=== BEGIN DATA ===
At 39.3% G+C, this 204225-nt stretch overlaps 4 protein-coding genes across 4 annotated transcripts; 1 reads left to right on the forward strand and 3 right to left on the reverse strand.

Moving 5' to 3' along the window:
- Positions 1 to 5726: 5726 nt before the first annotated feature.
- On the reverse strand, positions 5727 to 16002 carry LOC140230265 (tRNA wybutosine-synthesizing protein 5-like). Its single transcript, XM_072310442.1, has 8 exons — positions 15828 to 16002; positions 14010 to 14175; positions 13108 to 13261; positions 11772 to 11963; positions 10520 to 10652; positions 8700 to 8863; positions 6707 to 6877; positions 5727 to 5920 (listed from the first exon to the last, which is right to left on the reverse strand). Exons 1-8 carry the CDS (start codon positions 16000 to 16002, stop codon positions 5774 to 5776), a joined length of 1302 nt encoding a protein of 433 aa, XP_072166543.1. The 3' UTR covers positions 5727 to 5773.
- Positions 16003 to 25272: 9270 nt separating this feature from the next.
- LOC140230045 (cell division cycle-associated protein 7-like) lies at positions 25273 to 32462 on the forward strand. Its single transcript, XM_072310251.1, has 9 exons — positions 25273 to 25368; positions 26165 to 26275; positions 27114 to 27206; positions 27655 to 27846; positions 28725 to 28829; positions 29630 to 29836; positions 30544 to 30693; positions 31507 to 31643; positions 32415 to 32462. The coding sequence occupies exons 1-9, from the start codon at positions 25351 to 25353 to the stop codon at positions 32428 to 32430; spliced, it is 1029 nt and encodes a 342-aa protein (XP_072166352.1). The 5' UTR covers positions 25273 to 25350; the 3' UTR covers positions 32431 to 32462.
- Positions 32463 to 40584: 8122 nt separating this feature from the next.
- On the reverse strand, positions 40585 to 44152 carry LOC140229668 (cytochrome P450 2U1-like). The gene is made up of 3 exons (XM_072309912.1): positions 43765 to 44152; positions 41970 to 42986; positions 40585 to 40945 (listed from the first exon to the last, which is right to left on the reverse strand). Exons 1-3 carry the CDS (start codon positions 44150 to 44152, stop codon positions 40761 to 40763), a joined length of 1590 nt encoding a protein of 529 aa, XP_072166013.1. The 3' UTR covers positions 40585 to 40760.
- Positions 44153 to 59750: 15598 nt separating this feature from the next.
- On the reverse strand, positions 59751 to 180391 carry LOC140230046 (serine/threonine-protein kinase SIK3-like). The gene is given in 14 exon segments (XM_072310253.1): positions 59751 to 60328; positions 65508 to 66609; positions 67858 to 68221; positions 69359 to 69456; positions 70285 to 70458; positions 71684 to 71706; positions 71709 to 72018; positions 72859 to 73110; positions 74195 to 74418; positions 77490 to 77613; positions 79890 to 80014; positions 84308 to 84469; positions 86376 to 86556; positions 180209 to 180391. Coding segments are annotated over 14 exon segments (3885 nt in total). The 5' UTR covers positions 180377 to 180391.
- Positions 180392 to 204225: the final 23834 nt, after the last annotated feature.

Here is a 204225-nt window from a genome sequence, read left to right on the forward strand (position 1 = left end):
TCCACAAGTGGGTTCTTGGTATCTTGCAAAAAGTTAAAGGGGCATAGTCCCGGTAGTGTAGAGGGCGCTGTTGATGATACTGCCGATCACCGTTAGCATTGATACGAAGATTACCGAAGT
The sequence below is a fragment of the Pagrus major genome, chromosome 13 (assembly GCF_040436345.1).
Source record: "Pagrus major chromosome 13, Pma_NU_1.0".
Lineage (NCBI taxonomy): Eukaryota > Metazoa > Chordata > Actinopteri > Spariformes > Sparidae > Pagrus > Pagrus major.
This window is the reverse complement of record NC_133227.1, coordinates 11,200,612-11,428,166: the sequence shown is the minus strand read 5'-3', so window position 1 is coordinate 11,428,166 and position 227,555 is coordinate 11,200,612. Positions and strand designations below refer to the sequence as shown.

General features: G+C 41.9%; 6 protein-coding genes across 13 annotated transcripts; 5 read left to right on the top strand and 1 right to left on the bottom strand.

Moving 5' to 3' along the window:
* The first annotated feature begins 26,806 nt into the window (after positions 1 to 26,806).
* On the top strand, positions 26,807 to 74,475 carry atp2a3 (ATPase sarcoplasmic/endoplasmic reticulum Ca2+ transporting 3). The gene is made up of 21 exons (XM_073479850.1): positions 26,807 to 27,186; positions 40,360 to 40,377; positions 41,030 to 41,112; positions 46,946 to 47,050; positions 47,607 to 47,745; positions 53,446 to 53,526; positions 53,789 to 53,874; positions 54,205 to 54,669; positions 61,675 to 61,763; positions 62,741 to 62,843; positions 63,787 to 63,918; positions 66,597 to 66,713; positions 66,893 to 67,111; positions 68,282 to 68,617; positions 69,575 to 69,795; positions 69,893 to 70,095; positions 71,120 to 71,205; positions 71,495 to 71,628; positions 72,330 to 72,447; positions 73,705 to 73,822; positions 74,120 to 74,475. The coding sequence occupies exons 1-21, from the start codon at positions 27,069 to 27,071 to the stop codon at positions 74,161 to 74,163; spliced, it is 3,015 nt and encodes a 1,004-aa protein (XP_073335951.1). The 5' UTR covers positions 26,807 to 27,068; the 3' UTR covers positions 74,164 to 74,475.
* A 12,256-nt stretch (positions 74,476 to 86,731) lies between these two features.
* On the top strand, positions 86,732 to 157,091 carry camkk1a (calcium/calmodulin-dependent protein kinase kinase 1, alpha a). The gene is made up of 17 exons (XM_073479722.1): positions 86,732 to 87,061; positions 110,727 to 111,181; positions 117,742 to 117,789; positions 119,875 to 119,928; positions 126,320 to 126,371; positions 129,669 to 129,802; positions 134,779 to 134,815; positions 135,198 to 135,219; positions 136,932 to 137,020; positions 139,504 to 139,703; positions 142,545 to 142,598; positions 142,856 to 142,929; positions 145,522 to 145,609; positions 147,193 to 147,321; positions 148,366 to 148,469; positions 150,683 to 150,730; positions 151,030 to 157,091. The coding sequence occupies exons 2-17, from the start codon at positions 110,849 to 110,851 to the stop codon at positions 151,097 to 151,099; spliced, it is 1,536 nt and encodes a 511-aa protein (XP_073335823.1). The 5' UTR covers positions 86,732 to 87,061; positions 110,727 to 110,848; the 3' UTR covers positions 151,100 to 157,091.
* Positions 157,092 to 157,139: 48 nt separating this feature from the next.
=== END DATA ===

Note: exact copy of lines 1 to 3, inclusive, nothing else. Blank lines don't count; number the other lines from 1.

At 39.3% G+C, this 204225-nt stretch overlaps 4 protein-coding genes across 4 annotated transcripts; 1 reads left to right on the forward strand and 3 right to left on the reverse strand.

Moving 5' to 3' along the window:
- Positions 1 to 5726: 5726 nt before the first annotated feature.